Hot Spots, Part I – #Charlottesville

White power is on trial in our college town. So are toxic media and the limits of free speech.

News Update

The week after we published this show, the jury in Sines v. Kessler found the defendants, all leaders in the ”Unite the Right“ rally in Charlottesville in August 2017, liable for conspiracy under state law. The victims were awarded more than $25 million in damages. Read a statement about the verdict from Integrity First for America, which represented the plaintiffs. They will seek a new trial on the federal charges in the case, over which the jury deadlocked. And CNN has this breakdown of the jury’s findings.

This memorial on East Fourth Street in downtown Charlottesville, Va., sprang up in August 2018 in the days after 32-year-old Heather Heyer was killed. Community members gathered to memorialize her life and recognize the 19 others who were seriously injured when a neo-Nazi rallygoer rammed his car into a crowd of counterprotestors. The bedlam that weekend claimed two more lives: a pair of state police officers who had been patrolling the skies over the city died on Aug. 12 in a helicopter crash that was ruled an accident.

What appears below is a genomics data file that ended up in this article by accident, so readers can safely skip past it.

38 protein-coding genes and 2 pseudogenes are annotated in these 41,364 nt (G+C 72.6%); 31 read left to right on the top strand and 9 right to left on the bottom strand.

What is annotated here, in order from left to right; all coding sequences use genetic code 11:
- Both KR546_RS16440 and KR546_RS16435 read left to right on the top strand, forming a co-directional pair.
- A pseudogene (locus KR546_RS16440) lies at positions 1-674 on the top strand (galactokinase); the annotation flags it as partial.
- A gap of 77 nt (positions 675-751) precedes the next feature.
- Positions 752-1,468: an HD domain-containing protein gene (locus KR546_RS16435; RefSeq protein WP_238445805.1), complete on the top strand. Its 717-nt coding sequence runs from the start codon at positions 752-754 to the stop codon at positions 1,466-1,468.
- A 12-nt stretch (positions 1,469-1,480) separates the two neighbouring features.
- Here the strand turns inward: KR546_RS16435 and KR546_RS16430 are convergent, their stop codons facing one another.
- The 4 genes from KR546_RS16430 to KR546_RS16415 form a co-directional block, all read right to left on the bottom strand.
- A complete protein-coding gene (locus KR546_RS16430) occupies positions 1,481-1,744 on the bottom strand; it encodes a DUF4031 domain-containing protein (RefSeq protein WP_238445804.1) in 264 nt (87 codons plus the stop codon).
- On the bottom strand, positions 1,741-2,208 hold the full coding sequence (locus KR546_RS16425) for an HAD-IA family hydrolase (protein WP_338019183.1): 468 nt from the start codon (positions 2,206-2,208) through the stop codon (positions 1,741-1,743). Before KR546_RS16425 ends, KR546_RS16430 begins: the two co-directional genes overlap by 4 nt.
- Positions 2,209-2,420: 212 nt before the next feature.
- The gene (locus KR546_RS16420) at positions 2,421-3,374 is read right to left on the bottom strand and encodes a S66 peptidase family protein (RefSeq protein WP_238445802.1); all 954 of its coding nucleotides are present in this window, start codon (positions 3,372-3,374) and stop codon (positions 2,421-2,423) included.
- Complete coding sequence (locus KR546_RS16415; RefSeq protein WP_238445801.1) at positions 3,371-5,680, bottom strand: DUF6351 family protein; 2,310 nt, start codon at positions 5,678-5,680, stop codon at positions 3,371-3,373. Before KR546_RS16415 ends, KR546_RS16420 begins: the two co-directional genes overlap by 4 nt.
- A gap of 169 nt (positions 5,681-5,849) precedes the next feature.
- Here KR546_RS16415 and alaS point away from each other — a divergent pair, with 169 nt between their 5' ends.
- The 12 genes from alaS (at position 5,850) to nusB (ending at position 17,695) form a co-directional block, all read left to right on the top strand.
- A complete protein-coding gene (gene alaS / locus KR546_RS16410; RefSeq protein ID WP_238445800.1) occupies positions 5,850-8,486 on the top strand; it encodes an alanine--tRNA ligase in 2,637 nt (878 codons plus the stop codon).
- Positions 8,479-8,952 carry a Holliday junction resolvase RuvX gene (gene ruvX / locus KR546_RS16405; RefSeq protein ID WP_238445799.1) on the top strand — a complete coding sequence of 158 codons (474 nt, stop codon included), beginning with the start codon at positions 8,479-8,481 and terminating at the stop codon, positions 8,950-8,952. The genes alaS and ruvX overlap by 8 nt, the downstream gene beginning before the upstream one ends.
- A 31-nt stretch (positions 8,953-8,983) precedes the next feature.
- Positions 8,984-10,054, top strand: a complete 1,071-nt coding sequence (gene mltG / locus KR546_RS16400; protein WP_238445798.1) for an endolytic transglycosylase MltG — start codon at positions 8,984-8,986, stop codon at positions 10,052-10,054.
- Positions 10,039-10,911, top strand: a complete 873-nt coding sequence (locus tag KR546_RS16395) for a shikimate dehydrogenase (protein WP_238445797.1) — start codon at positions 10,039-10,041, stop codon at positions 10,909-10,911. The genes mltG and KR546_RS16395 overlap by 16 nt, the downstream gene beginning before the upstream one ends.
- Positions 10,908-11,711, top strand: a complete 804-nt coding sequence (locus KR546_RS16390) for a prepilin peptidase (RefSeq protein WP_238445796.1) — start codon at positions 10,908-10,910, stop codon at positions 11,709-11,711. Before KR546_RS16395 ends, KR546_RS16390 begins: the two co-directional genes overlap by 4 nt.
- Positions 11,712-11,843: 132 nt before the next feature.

Photograph by Robert Armengol

Four years after far-right demonstrators came to Charlottesville, Va., victims of the mayhem are suing the rally’s organizers. At the core of their federal lawsuit is the 19th-century KKK Act — and thousands of texts and social media posts shared on the dark web. Earlier this month two media experts joined Will and Siva for a conversation about the trial, taped live just a mile from the courthouse where jurors are weighing the facts. This time on the show, we’re featuring an edited version of that episode, the first in our series on democracy hot spots.

This episode was taped before an in-person audience at the University of Virginia’s Nau Hall auditorium, with others joining online via livestream.

Video still via Paladin Media Group

Aniko Bodroghkozy, a media historian, finds echoes of the “Unite the Right” movement’s symbols and stage-setting tactics in the most unlikely of places: the civil rights struggle of the 1960s. Her argument suggests that countering contemporary fascism — and the sort of unchallenged extremism on display last January in Washington — requires an equally savvy use of the media by progressive activists. Plus: never ceding the public sphere to neo-Nazis.